World Building for Science Fiction

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I wanted to share some insight into the world building process that I am using in my science fiction stories. First off, most would call my science fiction as 'Hard' science fiction because of my use of scientific rigor when developing my stories. For myself, it's part of the reason for storytelling. The situations I like to consider an interesting science or engineering problem as part of my story. As part of that effort, I try to keep the science as correct as possible.

The question that every science fiction author faces at some point is how to handle aliens within the stories. Their existence considered and the implications evaluated. To evaluate the existence and implications, I rely on three concepts used by astronomers to discuss alien life. They are: The Drake equation, the Kardashev scale, and the Fermi paradox (DKF). The DKF concepts imply a lot for world building in science fiction. They relate to the number of civilizations, their technology, and the consequences for the first emergent civilization. It turns out that these three have interplay with each other.

The first of the DKF concepts is the Drake Equation, named for Dr Frank Drake who developed it as a talking point for the first scientific meeting on the search for extraterrestrial intelligence in 1961. The equation computes an estimate of the number of civilizations in the galaxy at a time. It depends on 3 types of terms: astrophysical terms, biological evolution terms, and civilization technological development terms. We can connect the terms to physical processes. These terms were speculative. However, recent observational results, specifically about Earth-like planets in the life zones of stars, have made the astrophysical terms specific and meaningful. In future articles, I will take each term and illustrate the current estimates and how a science fiction assumption may alter the estimates.

The next DKF concept is the Kardashev scale that establishes the levels of civilization based upon their technology, named for the Russian astrophysicist Nikolai Kardashev who postulated it in 1964. However, the measure of the level depends upon the energy usage of the civilization. Typically, we talk about 3 levels: type 1 or planetary, type 2 or stellar, and type 3 or galactic. A planetary civilization uses a power of 1016 Watts (about the solar energy landing on the surface of the Earth every second), a stellar civilization uses the power of 1026 Watts (the power output of the sun), and the galactic civilization uses the power of 1036 Watts (the power output of the milky way galaxy). We note that type 0 are sub planetary (1012 Watts the current level of earth) and we could have a galactic cluster (Type 4 civilization). Each of these kinds of civilization can affect the terms of the Drake equation, as the technologies can affect the environment. Even a class 0 civilization can affect the environment either to their benefit or detriment.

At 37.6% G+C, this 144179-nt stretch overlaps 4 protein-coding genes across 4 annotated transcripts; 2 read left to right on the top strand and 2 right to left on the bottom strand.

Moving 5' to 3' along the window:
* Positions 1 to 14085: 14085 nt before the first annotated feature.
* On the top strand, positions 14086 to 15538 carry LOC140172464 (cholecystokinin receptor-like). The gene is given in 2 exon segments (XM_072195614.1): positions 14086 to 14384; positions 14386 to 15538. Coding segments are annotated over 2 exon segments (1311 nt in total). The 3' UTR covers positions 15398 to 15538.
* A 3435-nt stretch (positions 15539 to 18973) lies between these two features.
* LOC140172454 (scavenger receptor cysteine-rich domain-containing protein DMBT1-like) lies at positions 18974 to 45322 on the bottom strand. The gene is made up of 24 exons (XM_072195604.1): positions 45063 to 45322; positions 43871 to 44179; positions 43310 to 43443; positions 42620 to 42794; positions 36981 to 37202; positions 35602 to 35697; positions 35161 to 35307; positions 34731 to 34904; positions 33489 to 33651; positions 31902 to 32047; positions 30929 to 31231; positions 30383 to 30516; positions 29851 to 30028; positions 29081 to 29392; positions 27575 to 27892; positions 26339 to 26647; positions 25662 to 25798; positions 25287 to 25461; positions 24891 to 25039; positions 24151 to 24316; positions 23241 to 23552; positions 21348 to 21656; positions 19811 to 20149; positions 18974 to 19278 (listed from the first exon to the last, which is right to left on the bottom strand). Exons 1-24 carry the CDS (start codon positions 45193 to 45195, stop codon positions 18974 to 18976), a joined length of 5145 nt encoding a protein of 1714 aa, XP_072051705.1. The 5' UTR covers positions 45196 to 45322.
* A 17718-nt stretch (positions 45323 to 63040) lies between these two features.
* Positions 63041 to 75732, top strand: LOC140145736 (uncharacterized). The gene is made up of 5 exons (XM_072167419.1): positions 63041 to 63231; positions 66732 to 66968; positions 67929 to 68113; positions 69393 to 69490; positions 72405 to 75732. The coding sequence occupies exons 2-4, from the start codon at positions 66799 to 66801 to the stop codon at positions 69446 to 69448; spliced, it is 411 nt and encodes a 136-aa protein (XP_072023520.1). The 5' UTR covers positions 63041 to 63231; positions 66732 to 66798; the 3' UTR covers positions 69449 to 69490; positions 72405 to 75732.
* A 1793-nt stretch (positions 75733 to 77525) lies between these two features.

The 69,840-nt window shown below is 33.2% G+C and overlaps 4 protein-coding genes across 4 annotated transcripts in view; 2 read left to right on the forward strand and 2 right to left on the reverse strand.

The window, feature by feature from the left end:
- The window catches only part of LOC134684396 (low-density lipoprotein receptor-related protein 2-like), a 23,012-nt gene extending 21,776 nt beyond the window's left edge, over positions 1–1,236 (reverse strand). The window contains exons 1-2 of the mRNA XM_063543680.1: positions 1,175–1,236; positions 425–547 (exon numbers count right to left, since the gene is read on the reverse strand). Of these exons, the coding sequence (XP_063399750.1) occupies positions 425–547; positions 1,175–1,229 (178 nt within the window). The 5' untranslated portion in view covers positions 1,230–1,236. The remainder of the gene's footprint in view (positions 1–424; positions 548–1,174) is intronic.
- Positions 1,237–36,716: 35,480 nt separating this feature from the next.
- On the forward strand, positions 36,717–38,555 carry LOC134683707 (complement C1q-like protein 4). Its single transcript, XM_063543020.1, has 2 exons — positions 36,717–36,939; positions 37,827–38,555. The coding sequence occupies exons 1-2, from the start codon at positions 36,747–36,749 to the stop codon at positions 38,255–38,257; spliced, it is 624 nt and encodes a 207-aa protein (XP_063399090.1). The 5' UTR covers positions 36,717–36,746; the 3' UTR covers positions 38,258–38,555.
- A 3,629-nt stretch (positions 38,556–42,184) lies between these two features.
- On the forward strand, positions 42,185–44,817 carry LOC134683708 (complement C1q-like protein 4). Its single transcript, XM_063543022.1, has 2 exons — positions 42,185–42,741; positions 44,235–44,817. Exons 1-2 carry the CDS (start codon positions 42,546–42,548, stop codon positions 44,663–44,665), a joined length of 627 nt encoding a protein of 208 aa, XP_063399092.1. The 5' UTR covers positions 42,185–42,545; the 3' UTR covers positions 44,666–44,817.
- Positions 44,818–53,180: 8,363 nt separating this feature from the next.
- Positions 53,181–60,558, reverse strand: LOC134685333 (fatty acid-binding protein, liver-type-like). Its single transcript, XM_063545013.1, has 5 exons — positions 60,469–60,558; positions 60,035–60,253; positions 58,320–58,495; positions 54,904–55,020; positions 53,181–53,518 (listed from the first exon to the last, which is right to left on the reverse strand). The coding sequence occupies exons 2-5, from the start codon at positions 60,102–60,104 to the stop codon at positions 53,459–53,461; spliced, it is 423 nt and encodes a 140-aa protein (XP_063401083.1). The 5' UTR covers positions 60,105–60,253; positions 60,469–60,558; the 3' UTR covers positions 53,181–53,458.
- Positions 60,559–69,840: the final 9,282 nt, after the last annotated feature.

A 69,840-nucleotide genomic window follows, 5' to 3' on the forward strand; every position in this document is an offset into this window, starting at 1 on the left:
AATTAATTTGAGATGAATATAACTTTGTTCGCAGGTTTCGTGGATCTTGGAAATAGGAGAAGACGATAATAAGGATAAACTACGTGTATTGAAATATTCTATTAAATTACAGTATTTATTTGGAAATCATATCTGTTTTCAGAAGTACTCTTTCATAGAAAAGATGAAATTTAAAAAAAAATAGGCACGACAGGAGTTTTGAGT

The last DKF concept, the Fermi paradox, gives a scale of activity and the time it takes for their influence to spread over a distance. Enrico Fermi postulated the paradox in 1950 as a way of showing that the probability of extraterrestrial intelligence seemed high though there had been no detection of its existence. It bases the examination of the probability of how quickly civilizations will come in contact with each other, e.g. an expansion rate. Suppose that a technology makes it possible to travel at 1 tenth of the speed of light, then the galaxy crossing time reduces to 1 million years. The scaling gives a travel time, then a time necessary to replicate the technology and travel to 100 billion suns to find the other civilizations. Or by extension for a Type 4 civilization, the time to explore the observable universe. A sub-topic of the Fermi Paradox is the galactic census—what have we observed and to what distance. How long does an all-sky survey take, and how much information will they know?

Through these, they tie the whole question of an alien civilization to the laws of nature. DKF are a scientific way of enabling the discussion of an alien civilization in a mathematical model. Though we will keep the discussion as scientifically rigorous as possible, the reason for the articles is for science fiction. We'll look at past science fiction and implications for science fiction world building for writers and games. My plan is to explain the DKF, so expect multiple articles on this subject. In some articles, there will be some equations. Unfortunately, this is unavoidable. However I'll try to warn the reader to skip those sections and go to the summary.

Next, we'll take a look at the Fermi paradox in detail. I expect a rate of about one article every two to three weeks.

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